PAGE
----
became successor to Korkmaz. He soon established his authority as paramount prince of the Druze in the Shouf area of Mount Lebanon. Eventually, Fakhr-al-Din II was appointed Sanjakbey (Governor) of several Ottoman sub-provinces, with responsibility for tax-gathering. He extended his control over a substantial part of Mount Lebanon and its coastal area, even building a fort as far inland as Palmyra.[14] This over-reaching eventually became too much for Ottoman Sultan Murad IV, who sent a punitive expedition to capture him in 1633. He was taken to Istanbul, kept in prison for two years and then executed along with one of his sons in April 1635.[15] Surviving members of Fakhr al-Din's family ruled a reduced area under closer Ottoman control until the end of the

1862 map drawn by the French expedition of Beaufort d'Hautpoul,[16] later used as a template for the 1920 borders of Greater Lebanon.[17]

seventeenth century. On the death of the last Maan emir, various members of the Shihab clan ruled Mount Lebanon until 1830. Approximately 10,000 Christians were killed by the Druzes during inter-communal violence in 1860.[18] Shortly afterwards, the Emirate of Mount Lebanon that lasted about 400 years was replaced by the Mount Lebanon Mutasarrifate, as a result of a European-Ottoman treaty called the Règlement Organique. The Baalbek and Beqaa Valley and Jabal Amel was ruled intermittently by various Shia feudal families especially the Al Ali Alsagheer in Jabal Amel that remain in power until 1865 when Ottomans took direct ruling of the region.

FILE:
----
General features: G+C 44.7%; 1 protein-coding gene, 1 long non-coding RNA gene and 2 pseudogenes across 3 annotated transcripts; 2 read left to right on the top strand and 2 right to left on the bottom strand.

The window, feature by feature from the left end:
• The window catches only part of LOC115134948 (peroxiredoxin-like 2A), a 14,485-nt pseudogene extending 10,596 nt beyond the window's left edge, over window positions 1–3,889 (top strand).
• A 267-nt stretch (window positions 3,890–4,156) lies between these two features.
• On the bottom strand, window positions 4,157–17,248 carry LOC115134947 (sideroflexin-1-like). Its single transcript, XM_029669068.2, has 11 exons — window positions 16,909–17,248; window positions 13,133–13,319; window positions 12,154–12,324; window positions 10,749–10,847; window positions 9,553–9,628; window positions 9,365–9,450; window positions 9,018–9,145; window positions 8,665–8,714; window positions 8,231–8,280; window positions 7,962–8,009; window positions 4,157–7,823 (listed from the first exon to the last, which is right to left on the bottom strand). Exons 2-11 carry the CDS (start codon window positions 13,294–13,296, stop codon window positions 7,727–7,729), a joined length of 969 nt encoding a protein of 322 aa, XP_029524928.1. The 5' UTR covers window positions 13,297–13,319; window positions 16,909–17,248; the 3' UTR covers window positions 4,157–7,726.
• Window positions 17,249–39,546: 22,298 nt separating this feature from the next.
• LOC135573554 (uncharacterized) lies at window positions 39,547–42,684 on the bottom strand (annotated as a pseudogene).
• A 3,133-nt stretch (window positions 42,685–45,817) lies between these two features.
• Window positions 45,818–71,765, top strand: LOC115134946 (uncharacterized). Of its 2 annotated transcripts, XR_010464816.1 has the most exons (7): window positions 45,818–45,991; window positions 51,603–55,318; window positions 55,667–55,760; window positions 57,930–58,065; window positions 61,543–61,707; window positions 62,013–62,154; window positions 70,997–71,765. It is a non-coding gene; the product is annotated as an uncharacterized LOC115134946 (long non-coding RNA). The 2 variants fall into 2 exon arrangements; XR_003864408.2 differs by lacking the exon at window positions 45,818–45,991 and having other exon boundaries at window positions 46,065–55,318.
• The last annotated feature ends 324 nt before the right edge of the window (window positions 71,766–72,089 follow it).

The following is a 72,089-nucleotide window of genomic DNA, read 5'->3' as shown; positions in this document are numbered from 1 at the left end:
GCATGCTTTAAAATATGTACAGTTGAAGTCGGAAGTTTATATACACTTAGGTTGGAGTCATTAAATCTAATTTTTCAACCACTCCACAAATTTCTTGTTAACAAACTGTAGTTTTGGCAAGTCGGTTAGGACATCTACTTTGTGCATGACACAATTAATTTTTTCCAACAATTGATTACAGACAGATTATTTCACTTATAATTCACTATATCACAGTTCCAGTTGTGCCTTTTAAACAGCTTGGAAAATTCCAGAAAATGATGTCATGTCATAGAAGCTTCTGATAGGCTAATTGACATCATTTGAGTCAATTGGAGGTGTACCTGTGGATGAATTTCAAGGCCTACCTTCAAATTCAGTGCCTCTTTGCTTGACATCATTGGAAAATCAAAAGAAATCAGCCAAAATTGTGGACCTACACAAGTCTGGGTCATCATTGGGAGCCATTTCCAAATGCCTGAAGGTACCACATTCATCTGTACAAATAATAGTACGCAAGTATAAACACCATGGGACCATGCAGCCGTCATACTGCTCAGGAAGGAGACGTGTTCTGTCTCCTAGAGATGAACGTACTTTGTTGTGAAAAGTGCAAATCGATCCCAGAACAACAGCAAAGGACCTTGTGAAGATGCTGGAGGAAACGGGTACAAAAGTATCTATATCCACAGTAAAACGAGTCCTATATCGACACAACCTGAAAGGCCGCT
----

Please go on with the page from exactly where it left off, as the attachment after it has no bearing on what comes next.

In 1920, following WWI, the area of the Mutasarrifate, plus some surrounding areas which were predominantly Shia and Sunni, became a part of the state of Greater Lebanon under the French Mandate of Syria and Lebanon. In the first half of 1920, Lebanese territory was claimed as part of the Arab Kingdom of Syria, but shortly the Franco-Syrian War resulted in Arab defeat and capitulation of the Hashemites. By the end of the war, famine had killed an estimated 100,000 people in Beirut and Mount Lebanon, about 30% of the total population.[19]